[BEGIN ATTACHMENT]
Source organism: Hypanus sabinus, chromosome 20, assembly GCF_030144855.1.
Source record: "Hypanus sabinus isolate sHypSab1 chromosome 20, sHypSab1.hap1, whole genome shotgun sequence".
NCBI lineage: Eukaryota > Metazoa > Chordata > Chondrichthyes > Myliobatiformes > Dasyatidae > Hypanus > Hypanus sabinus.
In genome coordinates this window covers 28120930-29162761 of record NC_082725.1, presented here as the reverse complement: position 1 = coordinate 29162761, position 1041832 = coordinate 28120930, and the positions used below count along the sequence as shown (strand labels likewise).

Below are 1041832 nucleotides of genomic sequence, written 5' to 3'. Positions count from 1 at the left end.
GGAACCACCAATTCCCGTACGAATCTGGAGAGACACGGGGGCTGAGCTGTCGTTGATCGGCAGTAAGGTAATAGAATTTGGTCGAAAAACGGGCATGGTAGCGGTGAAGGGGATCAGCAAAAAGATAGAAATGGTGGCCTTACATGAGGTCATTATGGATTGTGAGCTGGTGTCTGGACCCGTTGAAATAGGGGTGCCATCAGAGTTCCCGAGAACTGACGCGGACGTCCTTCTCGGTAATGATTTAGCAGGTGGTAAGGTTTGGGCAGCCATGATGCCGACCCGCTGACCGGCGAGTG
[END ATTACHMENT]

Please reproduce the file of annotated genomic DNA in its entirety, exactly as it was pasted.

Source organism: Hypanus sabinus, chromosome 20, assembly GCF_030144855.1.
Source record: "Hypanus sabinus isolate sHypSab1 chromosome 20, sHypSab1.hap1, whole genome shotgun sequence".
NCBI lineage: Eukaryota > Metazoa > Chordata > Chondrichthyes > Myliobatiformes > Dasyatidae > Hypanus > Hypanus sabinus.
In genome coordinates this window covers 28120930-29162761 of record NC_082725.1, presented here as the reverse complement: position 1 = coordinate 29162761, position 1041832 = coordinate 28120930, and the positions used below count along the sequence as shown (strand labels likewise).

Below are 1041832 nucleotides of genomic sequence, written 5' to 3'. Positions count from 1 at the left end.
GGAACCACCAATTCCCGTACGAATCTGGAGAGACACGGGGGCTGAGCTGTCGTTGATCGGCAGTAAGGTAATAGAATTTGGTCGAAAAACGGGCATGGTAGCGGTGAAGGGGATCAGCAAAAAGATAGAAATGGTGGCCTTACATGAGGTCATTATGGATTGTGAGCTGGTGTCTGGACCCGTTGAAATAGGGGTGCCATCAGAGTTCCCGAGAACTGACGCGGACGTCCTTCTCGGTAATGATTTAGCAGGTGGTAAGGTTTGGGCAGCCATGATGCCGACCCGCTGACCGGCGAGTG